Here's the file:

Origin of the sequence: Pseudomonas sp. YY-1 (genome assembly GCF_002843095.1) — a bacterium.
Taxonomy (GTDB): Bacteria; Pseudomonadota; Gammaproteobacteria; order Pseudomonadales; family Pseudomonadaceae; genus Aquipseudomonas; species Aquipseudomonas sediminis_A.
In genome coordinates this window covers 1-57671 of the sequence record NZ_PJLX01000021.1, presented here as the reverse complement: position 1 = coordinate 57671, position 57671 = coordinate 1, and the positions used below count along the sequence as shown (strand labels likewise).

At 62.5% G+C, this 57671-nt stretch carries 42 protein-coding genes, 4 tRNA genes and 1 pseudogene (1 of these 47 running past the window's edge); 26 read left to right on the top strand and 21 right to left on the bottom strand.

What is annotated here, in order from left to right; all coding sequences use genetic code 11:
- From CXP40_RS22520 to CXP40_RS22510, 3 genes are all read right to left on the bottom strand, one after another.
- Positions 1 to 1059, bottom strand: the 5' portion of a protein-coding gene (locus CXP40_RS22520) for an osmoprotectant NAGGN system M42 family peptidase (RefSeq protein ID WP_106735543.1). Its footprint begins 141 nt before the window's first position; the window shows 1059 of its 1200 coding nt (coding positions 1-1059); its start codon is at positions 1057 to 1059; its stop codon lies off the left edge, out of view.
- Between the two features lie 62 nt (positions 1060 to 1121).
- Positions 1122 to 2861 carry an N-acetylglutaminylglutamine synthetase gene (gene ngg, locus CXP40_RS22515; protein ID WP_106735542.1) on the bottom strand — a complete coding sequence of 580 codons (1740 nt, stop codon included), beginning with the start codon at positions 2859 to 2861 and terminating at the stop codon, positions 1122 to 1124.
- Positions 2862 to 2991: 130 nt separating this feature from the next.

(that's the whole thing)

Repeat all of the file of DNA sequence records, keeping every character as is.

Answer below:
Origin of the sequence: Pseudomonas sp. YY-1 (genome assembly GCF_002843095.1) — a bacterium.
Taxonomy (GTDB): Bacteria; Pseudomonadota; Gammaproteobacteria; order Pseudomonadales; family Pseudomonadaceae; genus Aquipseudomonas; species Aquipseudomonas sediminis_A.
In genome coordinates this window covers 1-57671 of the sequence record NZ_PJLX01000021.1, presented here as the reverse complement: position 1 = coordinate 57671, position 57671 = coordinate 1, and the positions used below count along the sequence as shown (strand labels likewise).

At 62.5% G+C, this 57671-nt stretch carries 42 protein-coding genes, 4 tRNA genes and 1 pseudogene (1 of these 47 running past the window's edge); 26 read left to right on the top strand and 21 right to left on the bottom strand.

What is annotated here, in order from left to right; all coding sequences use genetic code 11:
- From CXP40_RS22520 to CXP40_RS22510, 3 genes are all read right to left on the bottom strand, one after another.
- Positions 1 to 1059, bottom strand: the 5' portion of a protein-coding gene (locus CXP40_RS22520) for an osmoprotectant NAGGN system M42 family peptidase (RefSeq protein ID WP_106735543.1). Its footprint begins 141 nt before the window's first position; the window shows 1059 of its 1200 coding nt (coding positions 1-1059); its start codon is at positions 1057 to 1059; its stop codon lies off the left edge, out of view.
- Between the two features lie 62 nt (positions 1060 to 1121).
- Positions 1122 to 2861 carry an N-acetylglutaminylglutamine synthetase gene (gene ngg, locus CXP40_RS22515; protein ID WP_106735542.1) on the bottom strand — a complete coding sequence of 580 codons (1740 nt, stop codon included), beginning with the start codon at positions 2859 to 2861 and terminating at the stop codon, positions 1122 to 1124.
- Positions 2862 to 2991: 130 nt separating this feature from the next.